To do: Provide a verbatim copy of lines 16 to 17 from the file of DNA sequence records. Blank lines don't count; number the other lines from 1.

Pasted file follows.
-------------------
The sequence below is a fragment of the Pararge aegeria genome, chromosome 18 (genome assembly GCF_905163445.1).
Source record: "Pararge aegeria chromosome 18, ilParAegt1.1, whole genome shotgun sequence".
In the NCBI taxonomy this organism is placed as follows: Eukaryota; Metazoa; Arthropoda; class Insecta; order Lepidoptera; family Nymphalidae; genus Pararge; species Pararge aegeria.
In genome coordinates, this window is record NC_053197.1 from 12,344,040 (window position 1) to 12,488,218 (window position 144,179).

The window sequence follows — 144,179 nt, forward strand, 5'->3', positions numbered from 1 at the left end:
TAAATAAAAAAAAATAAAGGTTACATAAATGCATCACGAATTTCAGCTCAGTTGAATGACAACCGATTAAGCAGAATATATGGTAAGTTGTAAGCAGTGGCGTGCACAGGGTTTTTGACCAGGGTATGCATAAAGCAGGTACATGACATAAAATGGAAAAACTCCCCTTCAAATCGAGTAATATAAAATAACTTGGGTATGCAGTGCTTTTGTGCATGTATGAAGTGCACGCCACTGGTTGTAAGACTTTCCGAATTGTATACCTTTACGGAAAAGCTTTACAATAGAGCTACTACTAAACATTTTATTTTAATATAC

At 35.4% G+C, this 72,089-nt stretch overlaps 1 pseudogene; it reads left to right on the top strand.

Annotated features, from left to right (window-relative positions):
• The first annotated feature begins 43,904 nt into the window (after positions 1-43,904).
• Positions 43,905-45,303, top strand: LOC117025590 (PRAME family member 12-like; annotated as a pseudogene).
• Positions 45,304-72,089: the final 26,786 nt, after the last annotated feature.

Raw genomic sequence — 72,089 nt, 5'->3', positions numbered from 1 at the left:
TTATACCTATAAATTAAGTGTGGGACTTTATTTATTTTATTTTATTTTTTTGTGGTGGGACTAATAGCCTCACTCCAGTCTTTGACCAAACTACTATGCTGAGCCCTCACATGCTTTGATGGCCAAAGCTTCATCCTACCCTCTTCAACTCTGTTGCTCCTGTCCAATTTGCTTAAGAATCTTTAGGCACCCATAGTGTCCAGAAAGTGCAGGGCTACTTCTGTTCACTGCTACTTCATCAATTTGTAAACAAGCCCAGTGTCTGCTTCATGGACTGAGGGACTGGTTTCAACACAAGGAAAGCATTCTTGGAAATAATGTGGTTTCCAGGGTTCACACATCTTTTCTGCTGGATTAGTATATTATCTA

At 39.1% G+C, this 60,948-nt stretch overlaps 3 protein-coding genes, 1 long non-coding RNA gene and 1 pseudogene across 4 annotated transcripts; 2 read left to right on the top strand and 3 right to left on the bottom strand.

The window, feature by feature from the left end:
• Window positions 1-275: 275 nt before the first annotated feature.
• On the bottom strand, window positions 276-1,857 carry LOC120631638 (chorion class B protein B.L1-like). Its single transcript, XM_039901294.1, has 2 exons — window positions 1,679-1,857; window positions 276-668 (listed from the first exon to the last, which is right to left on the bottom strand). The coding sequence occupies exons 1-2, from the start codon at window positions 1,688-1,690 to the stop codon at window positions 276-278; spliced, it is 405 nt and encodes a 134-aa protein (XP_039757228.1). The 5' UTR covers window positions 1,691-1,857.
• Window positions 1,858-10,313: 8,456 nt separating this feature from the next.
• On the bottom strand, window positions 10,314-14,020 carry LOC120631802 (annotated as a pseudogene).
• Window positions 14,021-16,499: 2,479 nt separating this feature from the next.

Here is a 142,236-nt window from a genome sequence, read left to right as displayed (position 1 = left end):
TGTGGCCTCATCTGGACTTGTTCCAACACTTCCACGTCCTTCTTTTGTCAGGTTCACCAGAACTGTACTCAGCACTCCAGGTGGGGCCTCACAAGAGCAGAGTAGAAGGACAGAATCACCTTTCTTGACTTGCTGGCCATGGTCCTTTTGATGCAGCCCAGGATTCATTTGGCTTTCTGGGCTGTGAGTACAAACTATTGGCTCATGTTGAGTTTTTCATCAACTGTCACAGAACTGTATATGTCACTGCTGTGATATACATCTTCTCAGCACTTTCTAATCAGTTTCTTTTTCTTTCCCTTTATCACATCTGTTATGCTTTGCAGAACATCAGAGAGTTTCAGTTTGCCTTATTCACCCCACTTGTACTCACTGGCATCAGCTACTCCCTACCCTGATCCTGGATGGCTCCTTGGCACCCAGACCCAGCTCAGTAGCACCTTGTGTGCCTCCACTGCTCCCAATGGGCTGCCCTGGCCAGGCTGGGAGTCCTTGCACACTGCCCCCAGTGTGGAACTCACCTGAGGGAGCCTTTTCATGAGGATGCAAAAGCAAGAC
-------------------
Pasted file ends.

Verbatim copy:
• Window positions 1-275: 275 nt before the first annotated feature.
• On the bottom strand, window positions 276-1,857 carry LOC120631638 (chorion class B protein B.L1-like). Its single transcript, XM_039901294.1, has 2 exons — window positions 1,679-1,857; window positions 276-668 (listed from the first exon to the last, which is right to left on the bottom strand). The coding sequence occupies exons 1-2, from the start codon at window positions 1,688-1,690 to the stop codon at window positions 276-278; spliced, it is 405 nt and encodes a 134-aa protein (XP_039757228.1). The 5' UTR covers window positions 1,691-1,857.